A-6

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Things that go Bump
Things that go Bump
In the early days everything was a learning curve. There was were no periscopes to peek at what was going on above you so things just like this happened. Fortunately for both this was a very minor incident.

The Evening Star, Washington D.C. May 17, 1906

Porpoise (Submarine No. 7) sitting high and dry on a pier at the Brooklyn Navy Yard, New York City, 1908. She had been hoisted out of the water so that she could be prepared to be deck loaded on the USS Caesar (Collier No. 16) for transport to the Philippines.

Photo in the private collection of Rid Hedman.

Porpoise deck loaded on the USS Caesar (Collier No. 16) for transport to the Philippines, April 1908. Her sister Shark is sitting next to her. These boats were completely unable to make the voyage themselves, so this was the best way of doing it, and it worked well.

Porpoise and Shark did a number of things together. It had been reported in the news media (The Evening Star, Washington D.C. of November 14, 1909) that the two submarines were used in an experiment to prove it was safer to travel though stormy weather submerged rather than on the surface.

The subs, commanded by Ensign Kenneth Whiting of the Porpoise and Ensign Theodore G. Ellyson of the Shark, were at Olongapo shipyard and were to travel to Cavite through a typhoon. Once the storm was near the subs left port and submerged, traveling at a depth that allowed only the tops of their flag staffs to protruded from the water, (probably about 15 feet). The crews, volunteers all to perform this feat, were tossed about the whole time agreed that the excitement was enjoyed by all. Once the storm ended the submarines surfaced and moored at Cavite. Prior to this submarine were to find shelter or be on the surface.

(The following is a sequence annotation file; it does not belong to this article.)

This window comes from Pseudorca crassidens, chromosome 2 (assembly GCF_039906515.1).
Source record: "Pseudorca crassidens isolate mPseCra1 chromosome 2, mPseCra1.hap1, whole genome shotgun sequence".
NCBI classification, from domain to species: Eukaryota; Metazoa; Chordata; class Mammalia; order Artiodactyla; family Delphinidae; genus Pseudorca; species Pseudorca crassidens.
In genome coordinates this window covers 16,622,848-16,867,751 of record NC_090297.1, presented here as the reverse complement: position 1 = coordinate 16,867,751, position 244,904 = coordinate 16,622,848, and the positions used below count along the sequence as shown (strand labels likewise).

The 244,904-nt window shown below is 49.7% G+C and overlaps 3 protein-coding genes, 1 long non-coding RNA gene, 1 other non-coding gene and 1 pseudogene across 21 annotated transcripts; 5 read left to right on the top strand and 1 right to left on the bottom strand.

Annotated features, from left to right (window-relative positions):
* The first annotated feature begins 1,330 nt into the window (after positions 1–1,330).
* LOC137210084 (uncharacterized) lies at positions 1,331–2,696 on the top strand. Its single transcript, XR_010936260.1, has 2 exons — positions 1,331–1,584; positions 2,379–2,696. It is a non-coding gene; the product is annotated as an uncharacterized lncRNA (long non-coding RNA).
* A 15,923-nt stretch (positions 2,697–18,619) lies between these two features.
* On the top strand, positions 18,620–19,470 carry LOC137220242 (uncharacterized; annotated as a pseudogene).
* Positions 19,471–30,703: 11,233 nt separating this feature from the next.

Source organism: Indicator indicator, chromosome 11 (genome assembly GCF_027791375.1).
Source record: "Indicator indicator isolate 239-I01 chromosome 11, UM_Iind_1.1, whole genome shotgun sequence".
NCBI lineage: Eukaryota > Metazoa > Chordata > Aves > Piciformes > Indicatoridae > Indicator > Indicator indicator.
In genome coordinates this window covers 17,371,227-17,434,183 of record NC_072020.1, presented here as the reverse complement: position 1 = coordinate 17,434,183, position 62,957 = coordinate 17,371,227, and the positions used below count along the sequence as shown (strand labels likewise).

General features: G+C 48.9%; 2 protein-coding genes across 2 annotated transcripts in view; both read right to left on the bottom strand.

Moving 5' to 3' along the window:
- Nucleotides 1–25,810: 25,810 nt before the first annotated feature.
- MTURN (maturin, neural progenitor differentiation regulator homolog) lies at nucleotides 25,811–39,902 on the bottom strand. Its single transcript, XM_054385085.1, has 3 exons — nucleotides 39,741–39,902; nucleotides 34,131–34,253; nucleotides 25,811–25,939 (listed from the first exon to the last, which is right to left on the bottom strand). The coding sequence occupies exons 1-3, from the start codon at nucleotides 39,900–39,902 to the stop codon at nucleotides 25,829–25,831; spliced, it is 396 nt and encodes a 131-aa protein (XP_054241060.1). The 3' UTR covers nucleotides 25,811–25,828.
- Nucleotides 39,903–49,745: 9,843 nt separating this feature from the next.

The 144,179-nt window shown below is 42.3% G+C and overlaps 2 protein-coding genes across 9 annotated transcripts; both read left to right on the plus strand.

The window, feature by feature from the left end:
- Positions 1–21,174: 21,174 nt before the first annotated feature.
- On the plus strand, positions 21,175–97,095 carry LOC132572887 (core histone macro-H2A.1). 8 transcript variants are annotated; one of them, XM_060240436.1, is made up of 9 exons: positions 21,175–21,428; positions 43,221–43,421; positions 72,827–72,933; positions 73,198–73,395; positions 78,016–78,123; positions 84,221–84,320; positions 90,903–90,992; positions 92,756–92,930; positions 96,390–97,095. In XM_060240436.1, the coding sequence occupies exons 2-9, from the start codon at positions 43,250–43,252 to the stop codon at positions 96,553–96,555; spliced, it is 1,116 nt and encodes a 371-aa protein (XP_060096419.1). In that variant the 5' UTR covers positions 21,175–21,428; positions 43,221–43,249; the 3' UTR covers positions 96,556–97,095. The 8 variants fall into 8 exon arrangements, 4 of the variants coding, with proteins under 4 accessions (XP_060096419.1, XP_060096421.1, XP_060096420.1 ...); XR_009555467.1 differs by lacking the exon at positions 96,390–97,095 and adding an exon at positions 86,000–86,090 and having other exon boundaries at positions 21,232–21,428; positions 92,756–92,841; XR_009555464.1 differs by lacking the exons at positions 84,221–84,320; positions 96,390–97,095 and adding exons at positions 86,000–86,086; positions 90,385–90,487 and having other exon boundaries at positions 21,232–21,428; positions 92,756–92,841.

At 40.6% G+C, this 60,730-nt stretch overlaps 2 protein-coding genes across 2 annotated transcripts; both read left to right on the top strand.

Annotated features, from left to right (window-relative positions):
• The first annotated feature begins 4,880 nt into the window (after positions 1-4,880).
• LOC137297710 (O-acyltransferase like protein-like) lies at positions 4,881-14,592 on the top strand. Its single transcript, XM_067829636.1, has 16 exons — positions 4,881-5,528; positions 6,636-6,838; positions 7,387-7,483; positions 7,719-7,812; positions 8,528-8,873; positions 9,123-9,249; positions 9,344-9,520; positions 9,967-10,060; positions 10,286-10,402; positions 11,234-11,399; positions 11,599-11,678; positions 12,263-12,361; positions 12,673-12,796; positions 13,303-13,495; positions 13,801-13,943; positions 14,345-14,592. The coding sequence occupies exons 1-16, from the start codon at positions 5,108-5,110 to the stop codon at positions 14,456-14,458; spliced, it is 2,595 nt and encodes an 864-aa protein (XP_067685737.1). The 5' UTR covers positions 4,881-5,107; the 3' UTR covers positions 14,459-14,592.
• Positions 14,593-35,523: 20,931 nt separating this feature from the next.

U.S. Navy photo via Navsource.org.

USS Porpoise (Submarine No. 7) crew muster for April 15, 1910. Data is incomplete due to lost records.

Crew Muster April 15, 1910
Vande Parr James P. - Ensign - age 24 - Born: New York
Brown Harley H. - MM 1c - age 27 - Born: Vermont
Dergrinan, William - EM 1c - age 31 - Born: Missouri
Gratner, John L. - MM 2c - age 23 - Born: Texas
Hodson, Emil - SN - age 25 - Born: Montana
Irwin, Max A. EM 2c - age 23 - Born: Missouri
Kimbel, Andrew J. - EM 2c - age 25 - Born: Indiana
Mc Farland, Otis H. - CGM - age 26 - Born: Indiana
Stack, James F. - GM 2c - age 23 - Born: Massachusetts
Storey, Norman H. - CEM - age 34 - Born: Maryland
Van Sickle, William E. - CMM - age 31 - Born: Missouri

Thank you to Linda Talbott of the US GenWeb Census Project® for providing this information.

The following information is from an email from Gary Howell, a family member.

"Attached is the photo of William E. Van Sickle. I don't know much about his service other than the 1910 census, where he is listed as a sailor on the USS Porpoise in Manila. On his WWI draft registration and 1940 census, he is a Machinist at the Washington Navy Yard. Whether he was still in the Navy or a civilian worker in 1917, I don't know."

"His parents were Eli Van Sickle and Anna Elizabeth Horn, who was my Great Great Grandmother's sister. This makes him my first cousin, three times removed. It is a source of great pride to have a pioneering Submariner in my family."

Photo courtesy of MM2(SS) Gary R. Howell, USN.

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